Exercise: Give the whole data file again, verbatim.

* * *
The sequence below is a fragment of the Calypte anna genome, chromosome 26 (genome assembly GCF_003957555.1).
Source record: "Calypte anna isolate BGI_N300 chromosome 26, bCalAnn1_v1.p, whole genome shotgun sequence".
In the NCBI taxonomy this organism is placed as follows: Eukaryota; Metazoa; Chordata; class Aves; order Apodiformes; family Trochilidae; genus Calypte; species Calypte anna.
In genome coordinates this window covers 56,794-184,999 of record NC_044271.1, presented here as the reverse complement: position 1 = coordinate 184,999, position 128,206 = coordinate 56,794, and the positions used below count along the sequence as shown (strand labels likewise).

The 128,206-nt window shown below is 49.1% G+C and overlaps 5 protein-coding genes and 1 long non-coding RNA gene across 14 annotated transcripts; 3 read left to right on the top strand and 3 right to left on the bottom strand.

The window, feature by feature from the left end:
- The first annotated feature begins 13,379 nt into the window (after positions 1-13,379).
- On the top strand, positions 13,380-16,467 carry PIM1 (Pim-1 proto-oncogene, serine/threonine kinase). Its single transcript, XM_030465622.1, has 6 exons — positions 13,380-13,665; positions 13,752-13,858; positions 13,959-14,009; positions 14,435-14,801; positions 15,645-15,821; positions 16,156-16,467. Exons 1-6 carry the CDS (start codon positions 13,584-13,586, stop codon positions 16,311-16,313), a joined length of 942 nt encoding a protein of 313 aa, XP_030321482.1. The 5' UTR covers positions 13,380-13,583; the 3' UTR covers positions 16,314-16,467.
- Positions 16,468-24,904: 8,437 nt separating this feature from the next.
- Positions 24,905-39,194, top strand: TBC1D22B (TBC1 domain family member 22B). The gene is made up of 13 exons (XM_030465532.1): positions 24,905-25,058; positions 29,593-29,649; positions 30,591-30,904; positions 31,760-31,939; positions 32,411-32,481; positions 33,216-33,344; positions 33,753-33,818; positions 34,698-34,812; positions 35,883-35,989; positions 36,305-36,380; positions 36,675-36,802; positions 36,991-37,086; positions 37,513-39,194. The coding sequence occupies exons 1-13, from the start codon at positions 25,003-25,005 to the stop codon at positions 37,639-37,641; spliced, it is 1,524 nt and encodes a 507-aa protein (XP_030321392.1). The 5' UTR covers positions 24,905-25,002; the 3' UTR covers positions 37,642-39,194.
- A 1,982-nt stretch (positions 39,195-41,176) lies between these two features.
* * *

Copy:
The sequence below is a fragment of the Calypte anna genome, chromosome 26 (genome assembly GCF_003957555.1).
Source record: "Calypte anna isolate BGI_N300 chromosome 26, bCalAnn1_v1.p, whole genome shotgun sequence".
In the NCBI taxonomy this organism is placed as follows: Eukaryota; Metazoa; Chordata; class Aves; order Apodiformes; family Trochilidae; genus Calypte; species Calypte anna.
In genome coordinates this window covers 56,794-184,999 of record NC_044271.1, presented here as the reverse complement: position 1 = coordinate 184,999, position 128,206 = coordinate 56,794, and the positions used below count along the sequence as shown (strand labels likewise).

The 128,206-nt window shown below is 49.1% G+C and overlaps 5 protein-coding genes and 1 long non-coding RNA gene across 14 annotated transcripts; 3 read left to right on the top strand and 3 right to left on the bottom strand.

The window, feature by feature from the left end:
- The first annotated feature begins 13,379 nt into the window (after positions 1-13,379).
- On the top strand, positions 13,380-16,467 carry PIM1 (Pim-1 proto-oncogene, serine/threonine kinase). Its single transcript, XM_030465622.1, has 6 exons — positions 13,380-13,665; positions 13,752-13,858; positions 13,959-14,009; positions 14,435-14,801; positions 15,645-15,821; positions 16,156-16,467. Exons 1-6 carry the CDS (start codon positions 13,584-13,586, stop codon positions 16,311-16,313), a joined length of 942 nt encoding a protein of 313 aa, XP_030321482.1. The 5' UTR covers positions 13,380-13,583; the 3' UTR covers positions 16,314-16,467.
- Positions 16,468-24,904: 8,437 nt separating this feature from the next.
- Positions 24,905-39,194, top strand: TBC1D22B (TBC1 domain family member 22B). The gene is made up of 13 exons (XM_030465532.1): positions 24,905-25,058; positions 29,593-29,649; positions 30,591-30,904; positions 31,760-31,939; positions 32,411-32,481; positions 33,216-33,344; positions 33,753-33,818; positions 34,698-34,812; positions 35,883-35,989; positions 36,305-36,380; positions 36,675-36,802; positions 36,991-37,086; positions 37,513-39,194. The coding sequence occupies exons 1-13, from the start codon at positions 25,003-25,005 to the stop codon at positions 37,639-37,641; spliced, it is 1,524 nt and encodes a 507-aa protein (XP_030321392.1). The 5' UTR covers positions 24,905-25,002; the 3' UTR covers positions 37,642-39,194.
- A 1,982-nt stretch (positions 39,195-41,176) lies between these two features.